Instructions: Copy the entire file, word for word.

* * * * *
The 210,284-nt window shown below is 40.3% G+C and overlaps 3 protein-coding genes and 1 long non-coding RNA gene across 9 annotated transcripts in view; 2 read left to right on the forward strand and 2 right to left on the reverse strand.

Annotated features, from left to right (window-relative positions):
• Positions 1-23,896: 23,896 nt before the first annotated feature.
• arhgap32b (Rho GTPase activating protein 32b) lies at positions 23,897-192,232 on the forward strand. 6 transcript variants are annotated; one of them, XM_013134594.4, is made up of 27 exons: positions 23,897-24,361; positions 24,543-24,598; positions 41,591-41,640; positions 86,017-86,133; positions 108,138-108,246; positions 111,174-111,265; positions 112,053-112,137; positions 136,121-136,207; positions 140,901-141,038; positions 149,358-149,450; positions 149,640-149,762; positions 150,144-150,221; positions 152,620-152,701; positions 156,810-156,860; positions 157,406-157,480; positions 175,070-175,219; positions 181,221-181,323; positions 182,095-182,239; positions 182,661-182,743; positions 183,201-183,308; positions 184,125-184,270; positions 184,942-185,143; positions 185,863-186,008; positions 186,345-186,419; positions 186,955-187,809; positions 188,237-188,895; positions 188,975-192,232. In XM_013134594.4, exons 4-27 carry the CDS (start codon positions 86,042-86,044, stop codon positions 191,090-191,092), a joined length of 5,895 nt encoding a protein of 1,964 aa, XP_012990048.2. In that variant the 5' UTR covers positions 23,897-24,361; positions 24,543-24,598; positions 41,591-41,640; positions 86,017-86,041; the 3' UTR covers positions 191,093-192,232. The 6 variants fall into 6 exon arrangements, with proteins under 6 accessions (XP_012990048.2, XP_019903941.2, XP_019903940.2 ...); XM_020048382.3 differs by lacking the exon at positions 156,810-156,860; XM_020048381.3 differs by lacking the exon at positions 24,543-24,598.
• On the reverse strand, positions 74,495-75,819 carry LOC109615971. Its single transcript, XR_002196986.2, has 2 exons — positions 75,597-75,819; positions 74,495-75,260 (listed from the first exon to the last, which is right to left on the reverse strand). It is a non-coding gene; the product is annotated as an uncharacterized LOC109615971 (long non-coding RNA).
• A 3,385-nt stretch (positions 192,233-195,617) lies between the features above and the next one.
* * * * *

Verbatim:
The 210,284-nt window shown below is 40.3% G+C and overlaps 3 protein-coding genes and 1 long non-coding RNA gene across 9 annotated transcripts in view; 2 read left to right on the forward strand and 2 right to left on the reverse strand.

Annotated features, from left to right (window-relative positions):
• Positions 1-23,896: 23,896 nt before the first annotated feature.
• arhgap32b (Rho GTPase activating protein 32b) lies at positions 23,897-192,232 on the forward strand. 6 transcript variants are annotated; one of them, XM_013134594.4, is made up of 27 exons: positions 23,897-24,361; positions 24,543-24,598; positions 41,591-41,640; positions 86,017-86,133; positions 108,138-108,246; positions 111,174-111,265; positions 112,053-112,137; positions 136,121-136,207; positions 140,901-141,038; positions 149,358-149,450; positions 149,640-149,762; positions 150,144-150,221; positions 152,620-152,701; positions 156,810-156,860; positions 157,406-157,480; positions 175,070-175,219; positions 181,221-181,323; positions 182,095-182,239; positions 182,661-182,743; positions 183,201-183,308; positions 184,125-184,270; positions 184,942-185,143; positions 185,863-186,008; positions 186,345-186,419; positions 186,955-187,809; positions 188,237-188,895; positions 188,975-192,232. In XM_013134594.4, exons 4-27 carry the CDS (start codon positions 86,042-86,044, stop codon positions 191,090-191,092), a joined length of 5,895 nt encoding a protein of 1,964 aa, XP_012990048.2. In that variant the 5' UTR covers positions 23,897-24,361; positions 24,543-24,598; positions 41,591-41,640; positions 86,017-86,041; the 3' UTR covers positions 191,093-192,232. The 6 variants fall into 6 exon arrangements, with proteins under 6 accessions (XP_012990048.2, XP_019903941.2, XP_019903940.2 ...); XM_020048382.3 differs by lacking the exon at positions 156,810-156,860; XM_020048381.3 differs by lacking the exon at positions 24,543-24,598.
• On the reverse strand, positions 74,495-75,819 carry LOC109615971. Its single transcript, XR_002196986.2, has 2 exons — positions 75,597-75,819; positions 74,495-75,260 (listed from the first exon to the last, which is right to left on the reverse strand). It is a non-coding gene; the product is annotated as an uncharacterized LOC109615971 (long non-coding RNA).
• A 3,385-nt stretch (positions 192,233-195,617) lies between the features above and the next one.